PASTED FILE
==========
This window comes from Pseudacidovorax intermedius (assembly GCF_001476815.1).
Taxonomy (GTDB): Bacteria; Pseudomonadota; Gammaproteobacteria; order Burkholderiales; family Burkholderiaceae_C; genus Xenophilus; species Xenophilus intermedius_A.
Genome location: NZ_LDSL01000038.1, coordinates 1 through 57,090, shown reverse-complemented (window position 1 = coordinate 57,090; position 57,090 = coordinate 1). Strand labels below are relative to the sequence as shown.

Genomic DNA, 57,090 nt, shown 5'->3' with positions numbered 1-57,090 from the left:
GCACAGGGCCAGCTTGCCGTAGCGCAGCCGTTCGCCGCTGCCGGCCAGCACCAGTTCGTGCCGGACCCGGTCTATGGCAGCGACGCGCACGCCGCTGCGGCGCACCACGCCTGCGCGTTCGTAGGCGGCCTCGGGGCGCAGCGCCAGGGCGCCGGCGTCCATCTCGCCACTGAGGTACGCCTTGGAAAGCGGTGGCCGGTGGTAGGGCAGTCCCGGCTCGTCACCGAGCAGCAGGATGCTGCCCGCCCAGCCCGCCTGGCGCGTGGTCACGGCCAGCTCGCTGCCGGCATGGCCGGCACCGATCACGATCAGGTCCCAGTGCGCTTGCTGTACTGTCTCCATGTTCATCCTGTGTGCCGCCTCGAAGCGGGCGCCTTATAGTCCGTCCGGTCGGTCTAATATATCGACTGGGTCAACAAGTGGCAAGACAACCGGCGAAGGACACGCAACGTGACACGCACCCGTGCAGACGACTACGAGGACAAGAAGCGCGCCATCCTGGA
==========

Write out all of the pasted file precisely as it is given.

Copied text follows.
This window comes from Pseudacidovorax intermedius (assembly GCF_001476815.1).
Taxonomy (GTDB): Bacteria; Pseudomonadota; Gammaproteobacteria; order Burkholderiales; family Burkholderiaceae_C; genus Xenophilus; species Xenophilus intermedius_A.
Genome location: NZ_LDSL01000038.1, coordinates 1 through 57,090, shown reverse-complemented (window position 1 = coordinate 57,090; position 57,090 = coordinate 1). Strand labels below are relative to the sequence as shown.

Genomic DNA, 57,090 nt, shown 5'->3' with positions numbered 1-57,090 from the left:
GCACAGGGCCAGCTTGCCGTAGCGCAGCCGTTCGCCGCTGCCGGCCAGCACCAGTTCGTGCCGGACCCGGTCTATGGCAGCGACGCGCACGCCGCTGCGGCGCACCACGCCTGCGCGTTCGTAGGCGGCCTCGGGGCGCAGCGCCAGGGCGCCGGCGTCCATCTCGCCACTGAGGTACGCCTTGGAAAGCGGTGGCCGGTGGTAGGGCAGTCCCGGCTCGTCACCGAGCAGCAGGATGCTGCCCGCCCAGCCCGCCTGGCGCGTGGTCACGGCCAGCTCGCTGCCGGCATGGCCGGCACCGATCACGATCAGGTCCCAGTGCGCTTGCTGTACTGTCTCCATGTTCATCCTGTGTGCCGCCTCGAAGCGGGCGCCTTATAGTCCGTCCGGTCGGTCTAATATATCGACTGGGTCAACAAGTGGCAAGACAACCGGCGAAGGACACGCAACGTGACACGCACCCGTGCAGACGACTACGAGGACAAGAAGCGCGCCATCCTGGA